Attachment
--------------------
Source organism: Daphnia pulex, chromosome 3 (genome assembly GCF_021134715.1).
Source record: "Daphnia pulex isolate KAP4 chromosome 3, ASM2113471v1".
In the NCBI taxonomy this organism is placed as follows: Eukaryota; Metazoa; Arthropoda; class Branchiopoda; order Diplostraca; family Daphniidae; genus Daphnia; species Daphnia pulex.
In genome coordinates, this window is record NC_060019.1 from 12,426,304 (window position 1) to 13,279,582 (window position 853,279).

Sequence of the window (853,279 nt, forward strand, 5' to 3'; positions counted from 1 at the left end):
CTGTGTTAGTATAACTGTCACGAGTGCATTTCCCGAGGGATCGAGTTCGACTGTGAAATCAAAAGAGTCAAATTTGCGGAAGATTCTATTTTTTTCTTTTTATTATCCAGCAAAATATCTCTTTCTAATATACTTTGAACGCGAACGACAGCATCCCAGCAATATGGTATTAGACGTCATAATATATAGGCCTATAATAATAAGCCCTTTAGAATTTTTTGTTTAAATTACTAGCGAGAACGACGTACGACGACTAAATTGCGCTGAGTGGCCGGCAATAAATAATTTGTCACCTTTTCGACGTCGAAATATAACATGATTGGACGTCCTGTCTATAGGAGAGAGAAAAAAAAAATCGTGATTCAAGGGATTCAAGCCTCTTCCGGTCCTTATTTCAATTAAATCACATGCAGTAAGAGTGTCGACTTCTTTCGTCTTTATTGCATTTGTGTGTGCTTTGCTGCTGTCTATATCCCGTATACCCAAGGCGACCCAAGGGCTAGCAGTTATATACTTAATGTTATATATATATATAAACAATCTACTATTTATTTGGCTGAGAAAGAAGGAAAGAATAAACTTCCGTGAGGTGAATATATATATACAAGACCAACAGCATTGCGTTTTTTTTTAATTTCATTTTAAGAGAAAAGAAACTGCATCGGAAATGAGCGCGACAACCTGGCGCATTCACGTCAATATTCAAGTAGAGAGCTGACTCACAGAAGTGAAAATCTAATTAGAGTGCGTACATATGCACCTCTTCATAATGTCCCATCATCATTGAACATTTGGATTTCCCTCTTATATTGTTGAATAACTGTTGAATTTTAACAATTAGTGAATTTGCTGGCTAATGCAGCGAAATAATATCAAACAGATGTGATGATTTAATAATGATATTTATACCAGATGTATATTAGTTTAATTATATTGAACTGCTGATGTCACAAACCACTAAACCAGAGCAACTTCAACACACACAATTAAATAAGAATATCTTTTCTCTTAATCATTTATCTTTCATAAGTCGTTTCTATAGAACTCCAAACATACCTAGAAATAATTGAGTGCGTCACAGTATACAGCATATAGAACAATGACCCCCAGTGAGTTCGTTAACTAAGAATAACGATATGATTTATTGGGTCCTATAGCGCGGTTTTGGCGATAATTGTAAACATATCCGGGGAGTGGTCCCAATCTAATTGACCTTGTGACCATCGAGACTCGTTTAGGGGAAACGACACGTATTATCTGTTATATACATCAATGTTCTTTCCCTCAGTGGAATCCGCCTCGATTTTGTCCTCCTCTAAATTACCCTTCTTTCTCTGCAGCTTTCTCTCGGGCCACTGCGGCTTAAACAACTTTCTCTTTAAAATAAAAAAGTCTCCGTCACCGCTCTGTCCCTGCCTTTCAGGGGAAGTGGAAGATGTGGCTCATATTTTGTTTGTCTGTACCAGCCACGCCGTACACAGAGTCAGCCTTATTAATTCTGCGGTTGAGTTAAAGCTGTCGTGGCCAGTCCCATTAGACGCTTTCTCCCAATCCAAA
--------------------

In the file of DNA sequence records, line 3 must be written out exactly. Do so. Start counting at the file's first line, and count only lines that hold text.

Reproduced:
In the NCBI taxonomy this organism is placed as follows: Eukaryota; Metazoa; Arthropoda; class Branchiopoda; order Diplostraca; family Daphniidae; genus Daphnia; species Daphnia pulex.